SUNDAY TRIBUNE: 26 SEPTEMBER 2004
The first time I came across the term 'intellectual property' I was sitting in a coffee shop earwigging on a conversation at the next table.
The words seemed to freeze my nervous system and I found myself staring blankly into the distance, butter dripping from the toast and down the sleeve of my shirt.
The previous time I came across two words which had been married - shotgun-style - was 'fresh frozen' and 'intellectual property' makes about as much sense.
The phrase is a dotcom offspring for sure, coming to prominence in a period when the internet was going to usher in the knowledge economy. It is one of the few terms which survived the Darwinian cull and it is thriving.
I just don't get it. Is there, for instance, an Intellectual Lost Property Office somewhere I don't know about? Can I talk to an estate agent about it? Do I need planning permission for an extension? And could it be that important when there are no Intellectual Property supplements?
Whoever dreamed it up - and someone must have - put the word property in there for a very specific purpose, intended to show that ideas were the same as bricks and mortar and could be owned, rented or sold.
Easily said and eagerly promoted, the concept of 'intellectual property' is nothing more than a way of grafting previous business models onto new and potential possibilities opened up by the spread of the internet and software.
Software is a relatively new industry, still finding its feet and uncertain of its exact future. Over the next 10 years what happens in software development will have far-reaching consequences for most economies, but particularly countries which already have a foot in the door like Ireland.
The powers-that-be have said time and again that this country aspires to move up the ladder from packaging and distributing someone else's software to building and developing its own software industry and there are very few reasons why that can't or shouldn't come to pass.
But while we've excelled at bringing computer corporations (and some big dotcoms) into Ireland, that expertise will have a more limited use when it comes to putting Ireland on the global software map.
Such is the state of flux which software development now finds itself in, those economies which will do well are those which are flexible enough to adapt quickly to changing circumstances.
The trouble with 'intellectual property' is that the concept is very rigid and inflexible when it's applied to software development. The phrase is really a badly-obfuscated substitution for proprietary.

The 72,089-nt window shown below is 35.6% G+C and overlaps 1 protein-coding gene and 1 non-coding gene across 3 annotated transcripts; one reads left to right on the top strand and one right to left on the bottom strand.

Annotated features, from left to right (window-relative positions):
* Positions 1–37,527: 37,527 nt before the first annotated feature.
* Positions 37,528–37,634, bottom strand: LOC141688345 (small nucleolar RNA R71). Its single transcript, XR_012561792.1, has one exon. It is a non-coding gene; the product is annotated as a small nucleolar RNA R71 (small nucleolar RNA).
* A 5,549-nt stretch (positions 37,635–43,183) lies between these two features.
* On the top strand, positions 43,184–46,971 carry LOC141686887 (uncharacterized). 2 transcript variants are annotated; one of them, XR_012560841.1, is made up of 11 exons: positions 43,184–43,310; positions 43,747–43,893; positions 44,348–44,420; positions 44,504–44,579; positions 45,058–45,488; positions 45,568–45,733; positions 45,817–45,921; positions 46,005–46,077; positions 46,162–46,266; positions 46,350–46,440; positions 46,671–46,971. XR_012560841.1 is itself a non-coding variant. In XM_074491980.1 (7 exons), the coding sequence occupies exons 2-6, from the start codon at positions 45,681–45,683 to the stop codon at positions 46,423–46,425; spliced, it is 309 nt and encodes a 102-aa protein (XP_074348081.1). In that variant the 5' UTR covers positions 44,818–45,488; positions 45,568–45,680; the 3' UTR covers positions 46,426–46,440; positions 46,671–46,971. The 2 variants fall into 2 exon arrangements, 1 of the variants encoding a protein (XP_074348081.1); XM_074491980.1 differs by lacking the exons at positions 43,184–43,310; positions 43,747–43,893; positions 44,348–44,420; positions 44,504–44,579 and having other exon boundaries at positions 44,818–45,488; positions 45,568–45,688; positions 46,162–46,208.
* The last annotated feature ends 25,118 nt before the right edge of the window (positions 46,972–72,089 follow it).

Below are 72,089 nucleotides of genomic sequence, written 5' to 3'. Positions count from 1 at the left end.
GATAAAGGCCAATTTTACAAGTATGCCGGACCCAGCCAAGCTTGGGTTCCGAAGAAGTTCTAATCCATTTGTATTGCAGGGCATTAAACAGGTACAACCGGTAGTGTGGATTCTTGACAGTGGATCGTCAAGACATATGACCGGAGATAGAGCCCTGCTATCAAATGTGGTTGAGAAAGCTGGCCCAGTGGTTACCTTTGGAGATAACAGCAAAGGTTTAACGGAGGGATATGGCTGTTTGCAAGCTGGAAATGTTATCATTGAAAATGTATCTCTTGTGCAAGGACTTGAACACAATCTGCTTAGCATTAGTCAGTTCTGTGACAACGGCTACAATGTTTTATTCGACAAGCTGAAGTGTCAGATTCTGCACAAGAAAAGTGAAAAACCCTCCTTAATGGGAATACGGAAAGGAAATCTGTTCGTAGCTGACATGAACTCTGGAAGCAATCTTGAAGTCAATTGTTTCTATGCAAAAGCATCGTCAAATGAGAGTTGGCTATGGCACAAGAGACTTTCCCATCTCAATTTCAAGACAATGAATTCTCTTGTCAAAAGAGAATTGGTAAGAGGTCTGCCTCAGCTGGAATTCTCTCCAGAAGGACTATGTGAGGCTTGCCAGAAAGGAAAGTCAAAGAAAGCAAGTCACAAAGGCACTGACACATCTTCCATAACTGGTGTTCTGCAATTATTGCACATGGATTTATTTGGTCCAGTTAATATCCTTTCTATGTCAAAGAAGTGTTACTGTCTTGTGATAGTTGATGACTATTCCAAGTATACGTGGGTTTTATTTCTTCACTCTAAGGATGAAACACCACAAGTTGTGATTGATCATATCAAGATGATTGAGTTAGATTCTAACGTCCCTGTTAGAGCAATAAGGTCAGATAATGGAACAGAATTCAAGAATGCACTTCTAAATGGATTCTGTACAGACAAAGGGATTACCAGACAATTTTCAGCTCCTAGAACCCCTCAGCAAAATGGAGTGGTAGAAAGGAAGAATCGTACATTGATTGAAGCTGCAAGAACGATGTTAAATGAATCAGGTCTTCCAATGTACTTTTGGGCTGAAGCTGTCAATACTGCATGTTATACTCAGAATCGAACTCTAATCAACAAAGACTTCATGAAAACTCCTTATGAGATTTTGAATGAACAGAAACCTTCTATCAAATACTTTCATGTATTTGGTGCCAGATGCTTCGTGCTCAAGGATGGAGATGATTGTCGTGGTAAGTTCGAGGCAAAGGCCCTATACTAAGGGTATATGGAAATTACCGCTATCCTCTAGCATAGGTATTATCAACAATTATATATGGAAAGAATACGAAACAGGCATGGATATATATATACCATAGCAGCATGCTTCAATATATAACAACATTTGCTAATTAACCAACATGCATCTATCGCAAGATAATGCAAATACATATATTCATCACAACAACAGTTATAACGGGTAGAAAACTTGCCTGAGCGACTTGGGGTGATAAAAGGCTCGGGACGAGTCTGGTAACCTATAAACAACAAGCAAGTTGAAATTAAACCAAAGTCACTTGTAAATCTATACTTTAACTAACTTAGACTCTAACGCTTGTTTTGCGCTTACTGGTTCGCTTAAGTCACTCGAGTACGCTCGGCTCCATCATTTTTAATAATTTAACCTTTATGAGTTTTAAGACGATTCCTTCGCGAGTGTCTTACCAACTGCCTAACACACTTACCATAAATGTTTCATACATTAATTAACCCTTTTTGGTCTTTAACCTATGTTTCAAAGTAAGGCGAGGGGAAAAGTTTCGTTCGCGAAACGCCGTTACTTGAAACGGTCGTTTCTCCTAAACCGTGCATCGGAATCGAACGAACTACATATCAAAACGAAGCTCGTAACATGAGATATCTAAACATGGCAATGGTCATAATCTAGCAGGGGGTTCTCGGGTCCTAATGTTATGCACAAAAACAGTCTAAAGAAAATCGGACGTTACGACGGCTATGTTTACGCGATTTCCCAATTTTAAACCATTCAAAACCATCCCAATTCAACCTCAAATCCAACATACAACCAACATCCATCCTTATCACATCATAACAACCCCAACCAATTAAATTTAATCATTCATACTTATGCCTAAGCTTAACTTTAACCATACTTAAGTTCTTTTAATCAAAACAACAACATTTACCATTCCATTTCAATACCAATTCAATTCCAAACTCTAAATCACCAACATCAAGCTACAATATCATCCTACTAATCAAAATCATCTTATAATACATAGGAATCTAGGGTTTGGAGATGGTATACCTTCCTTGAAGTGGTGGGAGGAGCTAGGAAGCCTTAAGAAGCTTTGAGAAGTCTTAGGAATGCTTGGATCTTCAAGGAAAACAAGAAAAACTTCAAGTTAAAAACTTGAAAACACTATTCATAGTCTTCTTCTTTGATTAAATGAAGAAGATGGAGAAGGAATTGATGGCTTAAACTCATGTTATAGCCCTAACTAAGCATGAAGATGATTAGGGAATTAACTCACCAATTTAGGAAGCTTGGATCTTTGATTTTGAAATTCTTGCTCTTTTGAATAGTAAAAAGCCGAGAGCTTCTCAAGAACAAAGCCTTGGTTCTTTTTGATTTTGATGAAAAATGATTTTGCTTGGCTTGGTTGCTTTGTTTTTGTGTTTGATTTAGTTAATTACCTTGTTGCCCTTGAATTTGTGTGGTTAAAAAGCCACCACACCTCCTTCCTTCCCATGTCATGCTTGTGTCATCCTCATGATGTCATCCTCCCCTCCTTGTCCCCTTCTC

Jettisoning the emperor's clothes donned during the dotcom era, 'intellectual property' means the same centuries-old business-as-usual. What is new is the attempt to carve out an economic high ground when it comes to software development. And this is where the waters get murky.
There are other methods and models of software development but open source or free software have not been made welcome in the house of intellectual property. Those who write or support these two other development models been branded, amongst other things, as communists. The Cold War rhetoric is not misplaced either, as propaganda is a valuable tool in the proprietary arsenal.
There is a growing stand-off between proprietary and open source software, particularly in the computer desktop trenches. But in general, it's a false battle in the sense that one side or the other will emerge victorious. In all likelihood the three software models will find a way of co-existing and even complement each other.
I wonder whether we've been down this road before. Were co-operative endeavours such as the credit union movement treated with the same disdain by banks when first mooted? Or was the Meitheal - farmers helping each other at harvest time - damaging to Ireland's agricultural economy?
The danger with going exclusively down the 'intellectual property' route is that the Irish industry could find itself locked into a narrow and inflexible way of producing software. By not encouraging other development models, there may come a point where it's too late to move the eggs to other baskets.
But the signs, so far, are not good. The government never talks about other software models and of late has been a prime mover in Europe on 'intellectual property'.
There appear to be fears that encouraging open source software development in Ireland would send the wrong signals and offend the 'intellectual property' landlords. The huge savings the government could make using open source software is seldom mentioned for the same reason. When it comes to open source, the attitude is 'don't go there'.
Which is a shame, because there is great potential in this country for writing good software. If you have come across an email filter called SpamAssassin, you have used open source software with Irish roots.
So have millions around the world. The Internet Engineering Task Force , the key standards body, has adopted SpamAssassin for its mailing lists. So too has the Apache Software Foundation (ASF), which recently gave SpamAssassin top-level status. The ASF's open source software dominates the world's web servers.
This achievement by author Justin Mason is only the tip of the iceberg if the government and industry actively encouraged and promoted other software development models besides 'intellectual property'.
Two words which should never have been married in the first place.